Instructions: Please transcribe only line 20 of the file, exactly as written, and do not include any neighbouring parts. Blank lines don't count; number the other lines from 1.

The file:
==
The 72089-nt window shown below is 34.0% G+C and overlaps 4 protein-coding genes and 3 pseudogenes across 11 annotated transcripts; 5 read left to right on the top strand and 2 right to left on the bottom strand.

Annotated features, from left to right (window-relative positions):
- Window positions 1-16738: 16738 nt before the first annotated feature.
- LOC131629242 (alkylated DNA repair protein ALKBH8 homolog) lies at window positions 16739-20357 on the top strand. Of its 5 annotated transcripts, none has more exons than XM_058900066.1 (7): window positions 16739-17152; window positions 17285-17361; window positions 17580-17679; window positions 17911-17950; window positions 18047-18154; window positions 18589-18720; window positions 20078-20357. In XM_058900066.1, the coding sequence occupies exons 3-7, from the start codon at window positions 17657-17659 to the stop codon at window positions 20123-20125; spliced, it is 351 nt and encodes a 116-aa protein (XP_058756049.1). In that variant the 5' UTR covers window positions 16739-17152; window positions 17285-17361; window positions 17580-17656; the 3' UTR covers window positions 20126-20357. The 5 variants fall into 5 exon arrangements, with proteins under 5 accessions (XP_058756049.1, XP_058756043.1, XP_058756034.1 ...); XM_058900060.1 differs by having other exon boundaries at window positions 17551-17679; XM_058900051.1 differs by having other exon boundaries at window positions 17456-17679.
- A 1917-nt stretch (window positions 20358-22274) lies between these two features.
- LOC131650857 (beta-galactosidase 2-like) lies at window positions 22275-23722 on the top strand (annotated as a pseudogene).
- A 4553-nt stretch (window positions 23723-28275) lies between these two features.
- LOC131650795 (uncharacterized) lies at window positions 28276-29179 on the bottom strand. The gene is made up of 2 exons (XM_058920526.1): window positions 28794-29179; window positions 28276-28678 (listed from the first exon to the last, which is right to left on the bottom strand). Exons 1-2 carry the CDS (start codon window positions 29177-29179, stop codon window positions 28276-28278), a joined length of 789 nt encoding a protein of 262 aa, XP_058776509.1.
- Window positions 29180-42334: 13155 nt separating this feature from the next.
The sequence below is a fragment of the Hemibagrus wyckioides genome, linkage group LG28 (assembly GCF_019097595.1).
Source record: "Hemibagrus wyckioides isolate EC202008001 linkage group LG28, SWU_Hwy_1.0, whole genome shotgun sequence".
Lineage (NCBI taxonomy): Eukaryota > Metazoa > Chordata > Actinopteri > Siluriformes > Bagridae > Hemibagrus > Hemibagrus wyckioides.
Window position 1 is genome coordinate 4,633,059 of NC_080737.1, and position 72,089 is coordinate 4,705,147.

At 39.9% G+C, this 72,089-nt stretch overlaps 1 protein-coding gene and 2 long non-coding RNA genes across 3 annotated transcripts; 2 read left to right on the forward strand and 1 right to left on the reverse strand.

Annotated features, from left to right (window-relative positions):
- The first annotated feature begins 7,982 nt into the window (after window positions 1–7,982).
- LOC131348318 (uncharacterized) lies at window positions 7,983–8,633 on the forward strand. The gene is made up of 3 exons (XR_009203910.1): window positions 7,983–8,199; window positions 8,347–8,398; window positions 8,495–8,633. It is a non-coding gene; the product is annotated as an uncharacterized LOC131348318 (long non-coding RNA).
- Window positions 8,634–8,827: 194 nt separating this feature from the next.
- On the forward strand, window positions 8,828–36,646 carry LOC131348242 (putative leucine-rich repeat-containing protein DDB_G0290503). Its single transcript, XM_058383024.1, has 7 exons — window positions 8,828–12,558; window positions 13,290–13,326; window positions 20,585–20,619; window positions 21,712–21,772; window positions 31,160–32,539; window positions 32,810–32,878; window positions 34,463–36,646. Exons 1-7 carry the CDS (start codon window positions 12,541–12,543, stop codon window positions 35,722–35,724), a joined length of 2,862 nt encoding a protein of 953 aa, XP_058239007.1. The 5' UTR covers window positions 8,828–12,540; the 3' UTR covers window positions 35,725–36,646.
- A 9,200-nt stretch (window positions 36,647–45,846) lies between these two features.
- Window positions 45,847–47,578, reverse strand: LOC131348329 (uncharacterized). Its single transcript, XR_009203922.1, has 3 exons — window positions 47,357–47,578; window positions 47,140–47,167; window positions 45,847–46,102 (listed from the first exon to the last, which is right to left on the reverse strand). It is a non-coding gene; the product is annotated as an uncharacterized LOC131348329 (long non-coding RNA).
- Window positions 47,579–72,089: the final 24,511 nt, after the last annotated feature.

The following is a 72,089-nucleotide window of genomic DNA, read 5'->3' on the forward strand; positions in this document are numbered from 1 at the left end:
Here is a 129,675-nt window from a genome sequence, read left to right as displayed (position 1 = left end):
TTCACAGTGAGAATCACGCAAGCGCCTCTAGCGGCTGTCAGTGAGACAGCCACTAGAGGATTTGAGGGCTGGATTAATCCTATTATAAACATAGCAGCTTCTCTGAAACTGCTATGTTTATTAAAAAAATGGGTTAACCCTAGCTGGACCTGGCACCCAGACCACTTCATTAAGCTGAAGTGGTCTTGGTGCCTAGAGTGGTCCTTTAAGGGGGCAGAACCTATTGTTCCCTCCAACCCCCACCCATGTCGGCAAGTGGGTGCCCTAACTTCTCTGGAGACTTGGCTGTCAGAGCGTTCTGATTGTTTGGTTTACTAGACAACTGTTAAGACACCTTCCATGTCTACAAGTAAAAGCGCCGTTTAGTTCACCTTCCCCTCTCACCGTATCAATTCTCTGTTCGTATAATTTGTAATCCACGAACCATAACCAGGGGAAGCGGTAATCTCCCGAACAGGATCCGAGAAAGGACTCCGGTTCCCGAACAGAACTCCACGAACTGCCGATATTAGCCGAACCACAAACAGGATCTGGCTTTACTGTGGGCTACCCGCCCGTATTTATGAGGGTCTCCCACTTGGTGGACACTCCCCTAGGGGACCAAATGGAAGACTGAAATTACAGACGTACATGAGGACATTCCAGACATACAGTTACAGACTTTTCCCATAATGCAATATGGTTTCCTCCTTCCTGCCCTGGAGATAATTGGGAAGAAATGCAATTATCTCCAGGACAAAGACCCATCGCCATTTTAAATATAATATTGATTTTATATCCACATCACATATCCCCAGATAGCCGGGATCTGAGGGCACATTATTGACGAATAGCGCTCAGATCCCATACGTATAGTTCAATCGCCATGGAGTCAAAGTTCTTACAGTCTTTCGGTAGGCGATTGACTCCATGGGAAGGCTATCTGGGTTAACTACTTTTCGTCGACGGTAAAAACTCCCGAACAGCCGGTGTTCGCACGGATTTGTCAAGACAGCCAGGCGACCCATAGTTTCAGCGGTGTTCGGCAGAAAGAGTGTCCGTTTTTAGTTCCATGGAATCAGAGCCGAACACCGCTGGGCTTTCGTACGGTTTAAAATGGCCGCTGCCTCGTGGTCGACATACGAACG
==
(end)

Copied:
- A 9,200-nt stretch (window positions 36,647–45,846) lies between these two features.